With the Coronavirus pandemic causing many workers to lose hours, it’s more important than ever to know what financial options you have. Here, TLC Loans gives some tips on how everyday people can cope with the financial uncertainty.
If you don’t have an emergency fund and are struggling to make ends meet during these uncertain times, you’re not alone. Almost 80% of workers live paycheck to paycheck and many households say it would be difficult to cover an unexpected $400 expense. Losing shifts or being laid off during this time could exacerbate many Americans’ already precarious financial situations.
This is an incredibly difficult time and we know you’re being hit with a lot of information right now. So we’ve tried to keep this brief – here’s five things to think about over the coming weeks.
1. Contact Creditors
If you’re concerned it will be a struggle to pay your credit card balance, student loan debt or utilities in the coming months, the National Consumer Law Center advises contacting your creditors as soon as possible and asking for hardship concessions. This could include putting payments into forbearance (which should be a last resort as interest still accumulates) or making interest-only payments.
Banks including Capital One, Chase, Citi and Wells Fargo are encouraging their customers facing economic hardship to contact them to see what they can work out. Credit unions are also offering assistance and loan help. Additionally, you may be able to sign up for a hardship plan, which could mean lower interest rates or smaller fees and penalties for a time.
Many utility companies, including major providers such as ComEd, Duke Energy, FirstEnergy and PSE&G, offer energy bill assistance programs which may allow you to defer payments until a later date. If you have student loans, contact your servicer to see what your options are.
2. Consider a Personal Loan
A personal loan can help out in times of income insecurity. Banks, credit unions and online lenders like TLC Loans offer them. You will want to research what different lenders offer to compare interest rates and other loan terms. If you have a relationship with a bank already, it may be able to offer you more competitive terms. If you don’t have a good relationship with your bank, an online personal installment loan may be best for you. AT TLC, we specialize in helping people seeking a personal loan who are turned away by traditional banks. (See more below).
You might also be able to access a home equity line of credit and borrow against the value of your home if you own. But know that there are potential downsides to this strategy, including upfront costs and potentially high interest rates if you don’t have a good credit score.
3. Understand what you’re paying in interest across your products.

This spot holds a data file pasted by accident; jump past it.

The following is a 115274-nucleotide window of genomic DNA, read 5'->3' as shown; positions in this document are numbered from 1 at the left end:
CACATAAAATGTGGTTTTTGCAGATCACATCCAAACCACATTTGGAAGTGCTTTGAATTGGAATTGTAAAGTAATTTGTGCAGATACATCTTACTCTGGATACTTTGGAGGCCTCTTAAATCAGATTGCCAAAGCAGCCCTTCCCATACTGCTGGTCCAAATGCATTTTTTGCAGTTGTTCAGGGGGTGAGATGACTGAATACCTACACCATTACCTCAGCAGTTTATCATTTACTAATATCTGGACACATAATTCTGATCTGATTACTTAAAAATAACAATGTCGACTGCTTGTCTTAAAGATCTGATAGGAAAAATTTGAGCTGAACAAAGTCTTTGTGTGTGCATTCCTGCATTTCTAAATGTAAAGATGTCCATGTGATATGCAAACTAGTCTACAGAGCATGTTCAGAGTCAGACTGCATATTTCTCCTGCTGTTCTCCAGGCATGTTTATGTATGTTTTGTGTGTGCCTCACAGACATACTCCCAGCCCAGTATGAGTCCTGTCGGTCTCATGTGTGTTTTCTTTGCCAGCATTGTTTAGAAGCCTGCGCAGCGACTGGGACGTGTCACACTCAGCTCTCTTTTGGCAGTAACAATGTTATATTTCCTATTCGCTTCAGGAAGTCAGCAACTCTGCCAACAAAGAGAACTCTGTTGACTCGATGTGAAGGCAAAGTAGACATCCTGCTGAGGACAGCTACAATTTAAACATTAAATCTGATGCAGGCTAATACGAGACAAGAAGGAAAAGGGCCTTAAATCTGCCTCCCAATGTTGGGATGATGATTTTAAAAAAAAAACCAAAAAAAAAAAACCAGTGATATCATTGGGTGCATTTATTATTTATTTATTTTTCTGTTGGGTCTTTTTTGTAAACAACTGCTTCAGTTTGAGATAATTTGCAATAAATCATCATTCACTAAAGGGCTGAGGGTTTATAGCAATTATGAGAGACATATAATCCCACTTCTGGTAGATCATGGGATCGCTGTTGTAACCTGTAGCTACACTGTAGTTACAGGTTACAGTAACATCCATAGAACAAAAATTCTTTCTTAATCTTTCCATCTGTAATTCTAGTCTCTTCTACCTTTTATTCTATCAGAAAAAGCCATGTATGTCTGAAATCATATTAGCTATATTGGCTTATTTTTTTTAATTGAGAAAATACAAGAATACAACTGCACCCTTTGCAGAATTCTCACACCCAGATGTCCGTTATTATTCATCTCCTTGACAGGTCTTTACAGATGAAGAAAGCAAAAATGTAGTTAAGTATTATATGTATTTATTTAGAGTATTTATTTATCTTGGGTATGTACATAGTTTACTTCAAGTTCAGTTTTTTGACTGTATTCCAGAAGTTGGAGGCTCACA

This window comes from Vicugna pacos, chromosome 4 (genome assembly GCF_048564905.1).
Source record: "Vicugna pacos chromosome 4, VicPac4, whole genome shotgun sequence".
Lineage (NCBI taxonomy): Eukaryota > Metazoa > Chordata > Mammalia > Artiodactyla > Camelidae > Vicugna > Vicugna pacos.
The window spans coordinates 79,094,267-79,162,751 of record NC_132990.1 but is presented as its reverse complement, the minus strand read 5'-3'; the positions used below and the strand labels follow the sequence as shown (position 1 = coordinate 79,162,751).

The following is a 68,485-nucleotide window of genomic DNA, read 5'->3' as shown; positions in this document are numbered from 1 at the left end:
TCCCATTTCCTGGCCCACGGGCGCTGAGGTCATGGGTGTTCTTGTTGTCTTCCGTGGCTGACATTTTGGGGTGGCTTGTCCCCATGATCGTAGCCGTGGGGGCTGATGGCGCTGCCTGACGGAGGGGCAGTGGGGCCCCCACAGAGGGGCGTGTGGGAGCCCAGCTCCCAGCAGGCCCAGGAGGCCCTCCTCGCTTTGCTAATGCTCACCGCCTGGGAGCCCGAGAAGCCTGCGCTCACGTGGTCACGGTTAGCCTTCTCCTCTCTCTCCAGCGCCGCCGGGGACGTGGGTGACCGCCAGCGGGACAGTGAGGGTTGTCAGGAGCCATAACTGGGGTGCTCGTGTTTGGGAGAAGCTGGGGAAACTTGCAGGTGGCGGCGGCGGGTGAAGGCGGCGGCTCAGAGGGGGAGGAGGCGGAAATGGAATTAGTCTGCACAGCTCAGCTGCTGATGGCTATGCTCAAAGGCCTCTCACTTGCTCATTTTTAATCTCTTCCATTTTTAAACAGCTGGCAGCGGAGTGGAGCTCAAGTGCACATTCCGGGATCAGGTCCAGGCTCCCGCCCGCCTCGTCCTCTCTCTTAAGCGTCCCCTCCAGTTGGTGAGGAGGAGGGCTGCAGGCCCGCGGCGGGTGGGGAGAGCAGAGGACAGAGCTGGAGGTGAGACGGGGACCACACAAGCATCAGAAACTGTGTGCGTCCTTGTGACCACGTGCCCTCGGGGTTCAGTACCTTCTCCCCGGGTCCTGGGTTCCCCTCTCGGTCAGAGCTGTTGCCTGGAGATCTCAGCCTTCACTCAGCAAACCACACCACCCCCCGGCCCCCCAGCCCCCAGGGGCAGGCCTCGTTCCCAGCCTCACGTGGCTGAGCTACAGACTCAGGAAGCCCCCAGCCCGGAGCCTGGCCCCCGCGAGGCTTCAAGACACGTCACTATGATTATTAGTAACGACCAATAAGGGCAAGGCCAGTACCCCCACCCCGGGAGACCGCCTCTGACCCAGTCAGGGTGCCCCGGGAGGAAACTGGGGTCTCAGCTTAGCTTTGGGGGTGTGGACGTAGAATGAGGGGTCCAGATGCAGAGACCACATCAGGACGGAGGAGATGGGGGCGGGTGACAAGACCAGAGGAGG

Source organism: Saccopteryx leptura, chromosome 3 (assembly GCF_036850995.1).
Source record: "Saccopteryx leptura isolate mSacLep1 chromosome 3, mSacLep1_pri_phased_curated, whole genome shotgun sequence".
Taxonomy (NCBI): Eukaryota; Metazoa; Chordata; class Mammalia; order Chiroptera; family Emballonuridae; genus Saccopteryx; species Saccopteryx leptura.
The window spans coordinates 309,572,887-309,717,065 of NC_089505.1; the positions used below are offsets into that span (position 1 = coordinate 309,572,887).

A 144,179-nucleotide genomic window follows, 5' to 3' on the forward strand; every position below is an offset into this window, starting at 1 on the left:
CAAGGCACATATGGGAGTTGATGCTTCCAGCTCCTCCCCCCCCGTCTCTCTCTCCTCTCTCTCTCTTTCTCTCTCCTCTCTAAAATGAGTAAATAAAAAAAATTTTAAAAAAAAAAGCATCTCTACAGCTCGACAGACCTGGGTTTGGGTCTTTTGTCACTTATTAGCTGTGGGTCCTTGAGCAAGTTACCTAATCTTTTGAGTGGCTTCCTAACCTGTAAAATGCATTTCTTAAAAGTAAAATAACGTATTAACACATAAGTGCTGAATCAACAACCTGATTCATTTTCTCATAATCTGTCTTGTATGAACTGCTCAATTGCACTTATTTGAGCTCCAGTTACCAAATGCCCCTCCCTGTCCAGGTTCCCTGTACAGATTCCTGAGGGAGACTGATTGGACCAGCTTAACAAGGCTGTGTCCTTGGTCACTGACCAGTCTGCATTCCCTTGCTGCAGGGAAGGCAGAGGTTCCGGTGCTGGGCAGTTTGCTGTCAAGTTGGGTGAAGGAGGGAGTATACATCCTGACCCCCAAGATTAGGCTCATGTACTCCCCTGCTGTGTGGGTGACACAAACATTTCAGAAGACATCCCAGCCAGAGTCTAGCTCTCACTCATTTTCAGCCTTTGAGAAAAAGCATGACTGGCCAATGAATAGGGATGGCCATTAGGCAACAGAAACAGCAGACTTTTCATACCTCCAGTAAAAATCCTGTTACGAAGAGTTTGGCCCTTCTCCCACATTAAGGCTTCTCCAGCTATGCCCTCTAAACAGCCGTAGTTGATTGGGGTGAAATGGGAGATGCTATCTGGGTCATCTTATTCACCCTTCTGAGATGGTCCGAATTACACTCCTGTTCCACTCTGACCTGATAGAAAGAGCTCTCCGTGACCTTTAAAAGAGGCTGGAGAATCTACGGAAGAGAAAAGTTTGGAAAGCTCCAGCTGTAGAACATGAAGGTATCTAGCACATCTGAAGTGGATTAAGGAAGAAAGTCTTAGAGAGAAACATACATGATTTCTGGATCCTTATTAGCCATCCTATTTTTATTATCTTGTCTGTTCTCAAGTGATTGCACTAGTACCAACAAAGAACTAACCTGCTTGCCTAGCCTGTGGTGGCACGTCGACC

If you don’t qualify for a personal or home equity loan, you may need to use a credit card where you might be able to save money by moving debt to lower interest products you already have. One option: Look for low-interest offers, whether that’s a credit card or a line of credit with a 0% APY for a certain time period (typically 12 or 18 months).
That will give you some breathing room if you have trouble meeting your financial obligations in the weeks to come. Again, people with higher credit scores will qualify for better deals, so if you have a low score, use the cards you already have before applying for a new card and possibly being denied.
4. Ask for Help
Some lenders are offering payment breaks to help people out so if you need some relief on your debt, contact them. Start with the most expensive debt – the highest interest rate – and work your way down.
What’s more, the government is currently working to implement policies to help cash-strapped Americans during the crisis. But there are already plenty of other resources offered by communities and local and state governments across the country:
5. Avoid Payday Loans
Last but not least, just say NO to Payday loans!
These loans are easy to get and can be helpful in times of extreme financial duress, but they are incredibly expensive. Payday loans charge extremely high-interest for immediate short-term credit, as the finance charge can range from $10 to $30 for every $100 borrowed. A typical two-week payday loan with a $15 per $100 fee equates to an annual percentage rate (APR) of between 400% and 5,000%.
These are also highly predatory and can keep lendees in a debt trap. They are structured to be paid off in one lump sum, typically within two to four weeks after they are originated. You’re then hit with penalties and fees if you can’t repay it. You’re better off accruing some credit card debt than using these loans.
More from TLC Loans
TLC Loans is a consumer installment lender offering a personal loan online in the states of Illinois, Missouri, South Carolina, Utah, and Wisconsin.
Our mission as a loan company is to help people when traditional banks have abandoned them and to design our loans to get people back on their feet. We consider all applications, so never hesitate to apply! The process is quick and easy and it’s possible to have the funds as soon as the next business day.
Stay physically and financially safe during this global crisis! Contact us for any additional information you need: